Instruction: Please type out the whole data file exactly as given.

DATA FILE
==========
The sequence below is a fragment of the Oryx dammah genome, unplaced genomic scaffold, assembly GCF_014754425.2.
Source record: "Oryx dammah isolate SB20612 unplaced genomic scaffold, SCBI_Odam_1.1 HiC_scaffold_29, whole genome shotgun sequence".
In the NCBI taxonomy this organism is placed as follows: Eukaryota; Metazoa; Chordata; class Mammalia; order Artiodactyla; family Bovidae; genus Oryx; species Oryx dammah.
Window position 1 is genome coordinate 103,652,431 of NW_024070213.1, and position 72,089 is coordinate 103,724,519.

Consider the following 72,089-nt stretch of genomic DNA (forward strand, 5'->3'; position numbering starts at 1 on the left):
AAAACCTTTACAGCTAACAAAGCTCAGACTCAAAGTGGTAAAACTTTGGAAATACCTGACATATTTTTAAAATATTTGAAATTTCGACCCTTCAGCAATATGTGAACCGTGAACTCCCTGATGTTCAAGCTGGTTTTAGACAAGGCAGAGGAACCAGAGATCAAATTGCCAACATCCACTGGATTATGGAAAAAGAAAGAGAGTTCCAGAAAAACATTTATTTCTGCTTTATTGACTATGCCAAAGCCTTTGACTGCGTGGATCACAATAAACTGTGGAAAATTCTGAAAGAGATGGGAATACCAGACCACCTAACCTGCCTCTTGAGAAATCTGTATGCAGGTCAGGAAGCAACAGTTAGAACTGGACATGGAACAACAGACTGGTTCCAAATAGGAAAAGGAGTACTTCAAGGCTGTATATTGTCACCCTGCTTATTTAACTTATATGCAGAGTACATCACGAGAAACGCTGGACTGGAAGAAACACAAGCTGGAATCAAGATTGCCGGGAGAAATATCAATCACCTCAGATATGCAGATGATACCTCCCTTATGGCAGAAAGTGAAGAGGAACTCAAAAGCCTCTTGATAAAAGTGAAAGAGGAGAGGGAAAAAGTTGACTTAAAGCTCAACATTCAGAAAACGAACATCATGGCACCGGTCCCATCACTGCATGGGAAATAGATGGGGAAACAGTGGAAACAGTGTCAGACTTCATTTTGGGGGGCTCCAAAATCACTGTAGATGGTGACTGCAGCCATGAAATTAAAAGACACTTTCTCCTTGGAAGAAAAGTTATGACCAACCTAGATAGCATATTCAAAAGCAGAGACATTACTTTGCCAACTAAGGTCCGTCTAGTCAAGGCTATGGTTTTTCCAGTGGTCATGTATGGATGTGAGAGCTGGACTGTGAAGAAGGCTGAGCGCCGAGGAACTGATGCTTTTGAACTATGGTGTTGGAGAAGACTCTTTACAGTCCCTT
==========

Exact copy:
The sequence below is a fragment of the Oryx dammah genome, unplaced genomic scaffold, assembly GCF_014754425.2.
Source record: "Oryx dammah isolate SB20612 unplaced genomic scaffold, SCBI_Odam_1.1 HiC_scaffold_29, whole genome shotgun sequence".
In the NCBI taxonomy this organism is placed as follows: Eukaryota; Metazoa; Chordata; class Mammalia; order Artiodactyla; family Bovidae; genus Oryx; species Oryx dammah.
Window position 1 is genome coordinate 103,652,431 of NW_024070213.1, and position 72,089 is coordinate 103,724,519.

Consider the following 72,089-nt stretch of genomic DNA (forward strand, 5'->3'; position numbering starts at 1 on the left):
AAAACCTTTACAGCTAACAAAGCTCAGACTCAAAGTGGTAAAACTTTGGAAATACCTGACATATTTTTAAAATATTTGAAATTTCGACCCTTCAGCAATATGTGAACCGTGAACTCCCTGATGTTCAAGCTGGTTTTAGACAAGGCAGAGGAACCAGAGATCAAATTGCCAACATCCACTGGATTATGGAAAAAGAAAGAGAGTTCCAGAAAAACATTTATTTCTGCTTTATTGACTATGCCAAAGCCTTTGACTGCGTGGATCACAATAAACTGTGGAAAATTCTGAAAGAGATGGGAATACCAGACCACCTAACCTGCCTCTTGAGAAATCTGTATGCAGGTCAGGAAGCAACAGTTAGAACTGGACATGGAACAACAGACTGGTTCCAAATAGGAAAAGGAGTACTTCAAGGCTGTATATTGTCACCCTGCTTATTTAACTTATATGCAGAGTACATCACGAGAAACGCTGGACTGGAAGAAACACAAGCTGGAATCAAGATTGCCGGGAGAAATATCAATCACCTCAGATATGCAGATGATACCTCCCTTATGGCAGAAAGTGAAGAGGAACTCAAAAGCCTCTTGATAAAAGTGAAAGAGGAGAGGGAAAAAGTTGACTTAAAGCTCAACATTCAGAAAACGAACATCATGGCACCGGTCCCATCACTGCATGGGAAATAGATGGGGAAACAGTGGAAACAGTGTCAGACTTCATTTTGGGGGGCTCCAAAATCACTGTAGATGGTGACTGCAGCCATGAAATTAAAAGACACTTTCTCCTTGGAAGAAAAGTTATGACCAACCTAGATAGCATATTCAAAAGCAGAGACATTACTTTGCCAACTAAGGTCCGTCTAGTCAAGGCTATGGTTTTTCCAGTGGTCATGTATGGATGTGAGAGCTGGACTGTGAAGAAGGCTGAGCGCCGAGGAACTGATGCTTTTGAACTATGGTGTTGGAGAAGACTCTTTACAGTCCCTT